Before Congenital Heart Surgery
Once your son/daughter has been referred for heart surgery, you will have a meeting with a cardiothoracic surgeon who will explain the operation and what will be done to help your child.

You will need to complete paperwork that gives your consent for the surgery. Typically, your child also will be scheduled for a “pre-operative work-up day.” Make sure that if you have questions about anything regarding your child’s condition or operation that you ask those questions and understand the answers.

Physicians and other healthcare providers understand that you may have no medical background, and they will be willing to explain things in a way that you understand. There is no such thing as a stupid question when it comes to your child’s health. If questions come up after a physician visit, write them down so that you can call or remember to ask the doctors at another time.

Pre-operative Testing
Pre-operative Testing

Before the  operation (usually the day before), your son/daughter will have a series of tests. These tests may include:

  • A short physical exam – You may want to bring an updated medical record if there have been changes in your child’s medical history.
  • Blood tests – Must be completed within a few days of surgery to ensure that the results are the most up to date. The blood will help show if your child’s liver and kidneys are working properly and also help match him/her with a blood donor in the event that a blood transfusion in required.
  • Chest x-ray – This test serves as a “pre-op baseline” to show the size and shape of your child’s heart and lungs.
  • Electrocardiogram (EKG) – A simple test that shows the pattern and rate of your child’s heart rhythm.

For more information on these tests, visit our common diagnostic tests page.

During the pre-operative work-up day, the medical staff will review what will happen  during the hospital stay. They also will answer any questions you may have. Some hospitals have specialists trained in child development available to explain procedures associated with the surgery based on your child’s needs and/or age. These specialists may also help with preparation on the day of the surgery.

At this point, you may be told what time to be at the hospital for the surgery; some practices will call the afternoon before surgery to give the time of surgery.

Some hospitals offer tours of the Intensive Care Unit (ICU) and post-operative hospital wards, where your son/daughter will go to recover after surgery. You are encouraged to familiarize yourself and your child with the hospital, its surroundings, and its resources in order to become comfortable with the hospital environment. Although hospitals sometimes appear scary to both parents and children, keep in mind that they exist purely to help you.

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Planning for Surgery
Includes Warfarin (Coumadin)
Nonsteroidal anti-inflammatory drugs (NSAIDs)
Includes aspirin
Includes Digoxin (Lanoxin)
Beta blockers
Includes Propranolol, Inderal
ACE inhibitors
Includes Enalapril, Captopril, Lisinopril
Inhaled medications
Various inhaled medications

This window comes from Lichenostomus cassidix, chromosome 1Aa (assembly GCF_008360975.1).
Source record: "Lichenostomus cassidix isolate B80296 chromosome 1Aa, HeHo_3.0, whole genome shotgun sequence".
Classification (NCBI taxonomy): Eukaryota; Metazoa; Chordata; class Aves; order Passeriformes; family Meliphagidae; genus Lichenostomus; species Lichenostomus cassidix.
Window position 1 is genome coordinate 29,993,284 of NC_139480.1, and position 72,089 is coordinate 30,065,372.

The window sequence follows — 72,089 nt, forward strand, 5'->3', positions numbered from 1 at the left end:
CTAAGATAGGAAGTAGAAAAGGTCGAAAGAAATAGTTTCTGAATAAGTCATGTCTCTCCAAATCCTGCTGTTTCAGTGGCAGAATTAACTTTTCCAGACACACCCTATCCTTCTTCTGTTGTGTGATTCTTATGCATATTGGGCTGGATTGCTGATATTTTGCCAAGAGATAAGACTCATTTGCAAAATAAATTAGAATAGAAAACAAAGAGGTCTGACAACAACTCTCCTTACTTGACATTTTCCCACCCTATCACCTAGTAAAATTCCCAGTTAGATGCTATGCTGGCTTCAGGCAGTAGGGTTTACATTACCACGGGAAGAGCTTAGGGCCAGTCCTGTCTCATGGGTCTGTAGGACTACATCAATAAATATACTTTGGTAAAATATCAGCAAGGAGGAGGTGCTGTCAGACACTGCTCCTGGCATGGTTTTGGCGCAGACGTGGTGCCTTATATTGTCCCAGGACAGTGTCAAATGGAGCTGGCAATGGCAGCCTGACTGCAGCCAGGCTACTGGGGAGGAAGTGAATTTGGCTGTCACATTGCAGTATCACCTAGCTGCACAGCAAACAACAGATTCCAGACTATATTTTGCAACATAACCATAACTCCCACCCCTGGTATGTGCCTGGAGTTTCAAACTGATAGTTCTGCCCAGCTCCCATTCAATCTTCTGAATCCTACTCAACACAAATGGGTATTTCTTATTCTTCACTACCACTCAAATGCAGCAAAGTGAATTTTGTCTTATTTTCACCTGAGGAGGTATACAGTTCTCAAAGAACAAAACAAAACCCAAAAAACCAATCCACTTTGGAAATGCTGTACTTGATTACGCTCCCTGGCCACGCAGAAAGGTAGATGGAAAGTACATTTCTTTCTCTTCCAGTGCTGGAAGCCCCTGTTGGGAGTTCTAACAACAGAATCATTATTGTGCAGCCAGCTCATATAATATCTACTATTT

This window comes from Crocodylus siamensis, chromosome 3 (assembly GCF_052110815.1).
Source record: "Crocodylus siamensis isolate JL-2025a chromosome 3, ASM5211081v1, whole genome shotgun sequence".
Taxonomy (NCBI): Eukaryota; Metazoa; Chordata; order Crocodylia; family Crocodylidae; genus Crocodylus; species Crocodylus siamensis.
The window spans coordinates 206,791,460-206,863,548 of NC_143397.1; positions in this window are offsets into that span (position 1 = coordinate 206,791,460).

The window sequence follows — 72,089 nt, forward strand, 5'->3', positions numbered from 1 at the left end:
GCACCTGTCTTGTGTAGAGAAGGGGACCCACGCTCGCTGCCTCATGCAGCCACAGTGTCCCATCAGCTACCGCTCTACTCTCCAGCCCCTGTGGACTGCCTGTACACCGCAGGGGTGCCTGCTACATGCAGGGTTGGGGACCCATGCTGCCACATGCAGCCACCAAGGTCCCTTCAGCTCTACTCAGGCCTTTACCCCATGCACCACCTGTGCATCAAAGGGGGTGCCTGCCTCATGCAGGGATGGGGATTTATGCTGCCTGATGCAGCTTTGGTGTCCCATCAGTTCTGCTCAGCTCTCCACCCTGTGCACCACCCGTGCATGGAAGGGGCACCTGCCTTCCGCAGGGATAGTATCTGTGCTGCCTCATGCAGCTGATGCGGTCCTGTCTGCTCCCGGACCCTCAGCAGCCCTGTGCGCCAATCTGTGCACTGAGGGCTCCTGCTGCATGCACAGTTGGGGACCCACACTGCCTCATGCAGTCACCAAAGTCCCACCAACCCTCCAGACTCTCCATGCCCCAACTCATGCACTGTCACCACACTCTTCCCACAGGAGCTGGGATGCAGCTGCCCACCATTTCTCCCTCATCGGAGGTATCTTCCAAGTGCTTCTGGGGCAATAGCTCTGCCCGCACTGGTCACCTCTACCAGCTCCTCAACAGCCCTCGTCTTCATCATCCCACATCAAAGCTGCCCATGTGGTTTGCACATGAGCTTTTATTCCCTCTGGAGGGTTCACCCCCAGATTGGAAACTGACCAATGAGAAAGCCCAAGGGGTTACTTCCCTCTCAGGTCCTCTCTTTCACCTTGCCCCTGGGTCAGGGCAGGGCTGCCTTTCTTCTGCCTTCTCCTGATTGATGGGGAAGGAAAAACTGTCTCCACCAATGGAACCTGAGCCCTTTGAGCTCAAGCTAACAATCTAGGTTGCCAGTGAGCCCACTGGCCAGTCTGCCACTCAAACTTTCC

Planning for Surgery

If your child is sick in any way during the week before the surgery, please take him/her to your pediatrician and call your surgeon’s office. If the operation is elective and your child has a viral infection, it is better to postpone the surgery in order to avoid infections or other complications in the post-operative period. 

Before surgery, it is essential that you notify your cardiothoracic surgeon of all medications or herbal supplements your son/daughter is taking, especially if he/she is taking blood thinners (anticoagulants). These can lead to excess bleeding during and after surgery, and usually need to be stopped prior to the scheduled operation.

These medications and supplements include, but are not limited to:

  • Anticoagulants: Warfarin (Coumadin)
  • Nonsteroidal anti-inflammatory drugs (NSAIDs): Aspirin
  • Antiarrhythmics: Digoxin (Lanoxin)
  • Beta blockers: Propranolol, Inderal
  • ACE inhibitors: Enalapril, Captopril, Lisinopril
  • Inhaled medications

If you have any questions about medications, please call the surgeon’s office or inquire on the day of your child’s pre-operative work-up.

The Night Before Surgery
The Night Before Surgery

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Individual surgical practices will have different processes for the night before surgery. In general, the following hold true:

  1. Your child’s stomach must be empty before the operation. The nurse will tell you when your son/daughter should stop eating and drinking. Please refer to the section on medications for guidance on which ones you must stop giving your child before surgery.
  2. Bathe your child in the evening, washing the chest and side areas thoroughly for 5 minutes. Your surgeon may specify exactly what to use; if not, use an antibacterial soap, such as Dial liquid soap.
  3. It is important that your child be as comfortable as possible during his/her hospital stay. Pack a “comfort” item or two for your son/daughter, such as a favorite toy or blanket. Other helpful items include a small book, favorite music with player and earphones, or photographs. You might want to include things that are part of your child’s daily routine, such as eyeglasses, toothbrush and toothpaste, and schoolwork.
  4. After your child feels better in the ICU or moves to a step-down unit, he/she may want to wear pajamas from home. Make sure to label all items with your child’s name.

Reviewed by Lauren C. Kane, MD
June 2018

The Society of Thoracic Surgeons

The STS mission is to advance cardiothoracic surgeons’ delivery of the highest quality patient care through collaboration, education, research, and advocacy.